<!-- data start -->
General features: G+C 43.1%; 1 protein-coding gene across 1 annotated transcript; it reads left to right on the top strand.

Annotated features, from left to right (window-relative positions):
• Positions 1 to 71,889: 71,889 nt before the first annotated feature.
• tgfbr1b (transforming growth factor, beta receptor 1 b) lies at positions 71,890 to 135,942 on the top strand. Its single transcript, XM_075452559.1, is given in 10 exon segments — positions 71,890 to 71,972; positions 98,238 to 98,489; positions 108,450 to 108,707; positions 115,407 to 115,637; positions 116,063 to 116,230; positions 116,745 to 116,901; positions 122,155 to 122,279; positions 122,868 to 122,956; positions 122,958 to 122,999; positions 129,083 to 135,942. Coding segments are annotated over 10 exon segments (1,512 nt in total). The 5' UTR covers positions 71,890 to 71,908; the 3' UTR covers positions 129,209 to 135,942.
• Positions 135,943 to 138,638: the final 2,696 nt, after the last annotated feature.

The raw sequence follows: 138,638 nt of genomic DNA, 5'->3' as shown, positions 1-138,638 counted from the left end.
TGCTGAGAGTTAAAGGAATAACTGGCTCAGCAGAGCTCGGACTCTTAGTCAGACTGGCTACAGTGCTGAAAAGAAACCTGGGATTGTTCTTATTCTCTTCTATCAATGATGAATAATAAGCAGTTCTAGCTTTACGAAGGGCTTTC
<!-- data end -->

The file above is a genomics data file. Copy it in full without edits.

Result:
General features: G+C 43.1%; 1 protein-coding gene across 1 annotated transcript; it reads left to right on the top strand.

Annotated features, from left to right (window-relative positions):
• Positions 1 to 71,889: 71,889 nt before the first annotated feature.
• tgfbr1b (transforming growth factor, beta receptor 1 b) lies at positions 71,890 to 135,942 on the top strand. Its single transcript, XM_075452559.1, is given in 10 exon segments — positions 71,890 to 71,972; positions 98,238 to 98,489; positions 108,450 to 108,707; positions 115,407 to 115,637; positions 116,063 to 116,230; positions 116,745 to 116,901; positions 122,155 to 122,279; positions 122,868 to 122,956; positions 122,958 to 122,999; positions 129,083 to 135,942. Coding segments are annotated over 10 exon segments (1,512 nt in total). The 5' UTR covers positions 71,890 to 71,908; the 3' UTR covers positions 129,209 to 135,942.
• Positions 135,943 to 138,638: the final 2,696 nt, after the last annotated feature.

The raw sequence follows: 138,638 nt of genomic DNA, 5'->3' as shown, positions 1-138,638 counted from the left end.
TGCTGAGAGTTAAAGGAATAACTGGCTCAGCAGAGCTCGGACTCTTAGTCAGACTGGCTACAGTGCTGAAAAGAAACCTGGGATTGTTCTTATTCTCTTCTATCAATGATGAATAATAAGCAGTTCTAGCTTTACGAAGGGCTTTC